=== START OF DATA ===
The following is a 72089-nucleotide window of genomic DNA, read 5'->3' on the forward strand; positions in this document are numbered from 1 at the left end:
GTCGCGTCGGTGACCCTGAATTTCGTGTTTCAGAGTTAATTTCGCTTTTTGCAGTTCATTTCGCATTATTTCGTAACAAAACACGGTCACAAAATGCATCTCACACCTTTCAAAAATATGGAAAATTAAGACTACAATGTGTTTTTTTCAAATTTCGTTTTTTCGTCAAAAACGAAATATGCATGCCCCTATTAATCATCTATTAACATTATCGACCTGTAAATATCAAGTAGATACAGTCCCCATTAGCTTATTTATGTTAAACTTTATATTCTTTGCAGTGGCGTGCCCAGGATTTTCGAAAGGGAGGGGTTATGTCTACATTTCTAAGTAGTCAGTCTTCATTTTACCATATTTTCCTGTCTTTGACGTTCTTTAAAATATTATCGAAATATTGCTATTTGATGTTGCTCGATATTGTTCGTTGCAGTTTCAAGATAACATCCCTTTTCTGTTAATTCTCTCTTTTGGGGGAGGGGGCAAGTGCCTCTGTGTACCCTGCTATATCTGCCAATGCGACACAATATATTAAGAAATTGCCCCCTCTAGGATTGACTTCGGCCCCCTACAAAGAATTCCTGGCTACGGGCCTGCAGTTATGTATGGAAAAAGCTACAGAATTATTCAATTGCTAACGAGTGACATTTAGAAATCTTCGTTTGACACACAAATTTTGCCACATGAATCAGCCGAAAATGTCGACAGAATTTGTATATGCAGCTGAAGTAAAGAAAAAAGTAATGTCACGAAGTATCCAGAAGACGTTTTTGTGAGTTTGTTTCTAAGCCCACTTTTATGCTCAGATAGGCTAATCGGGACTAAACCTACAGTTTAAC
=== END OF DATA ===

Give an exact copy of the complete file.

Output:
The following is a 72089-nucleotide window of genomic DNA, read 5'->3' on the forward strand; positions in this document are numbered from 1 at the left end:
GTCGCGTCGGTGACCCTGAATTTCGTGTTTCAGAGTTAATTTCGCTTTTTGCAGTTCATTTCGCATTATTTCGTAACAAAACACGGTCACAAAATGCATCTCACACCTTTCAAAAATATGGAAAATTAAGACTACAATGTGTTTTTTTCAAATTTCGTTTTTTCGTCAAAAACGAAATATGCATGCCCCTATTAATCATCTATTAACATTATCGACCTGTAAATATCAAGTAGATACAGTCCCCATTAGCTTATTTATGTTAAACTTTATATTCTTTGCAGTGGCGTGCCCAGGATTTTCGAAAGGGAGGGGTTATGTCTACATTTCTAAGTAGTCAGTCTTCATTTTACCATATTTTCCTGTCTTTGACGTTCTTTAAAATATTATCGAAATATTGCTATTTGATGTTGCTCGATATTGTTCGTTGCAGTTTCAAGATAACATCCCTTTTCTGTTAATTCTCTCTTTTGGGGGAGGGGGCAAGTGCCTCTGTGTACCCTGCTATATCTGCCAATGCGACACAATATATTAAGAAATTGCCCCCTCTAGGATTGACTTCGGCCCCCTACAAAGAATTCCTGGCTACGGGCCTGCAGTTATGTATGGAAAAAGCTACAGAATTATTCAATTGCTAACGAGTGACATTTAGAAATCTTCGTTTGACACACAAATTTTGCCACATGAATCAGCCGAAAATGTCGACAGAATTTGTATATGCAGCTGAAGTAAAGAAAAAAGTAATGTCACGAAGTATCCAGAAGACGTTTTTGTGAGTTTGTTTCTAAGCCCACTTTTATGCTCAGATAGGCTAATCGGGACTAAACCTACAGTTTAAC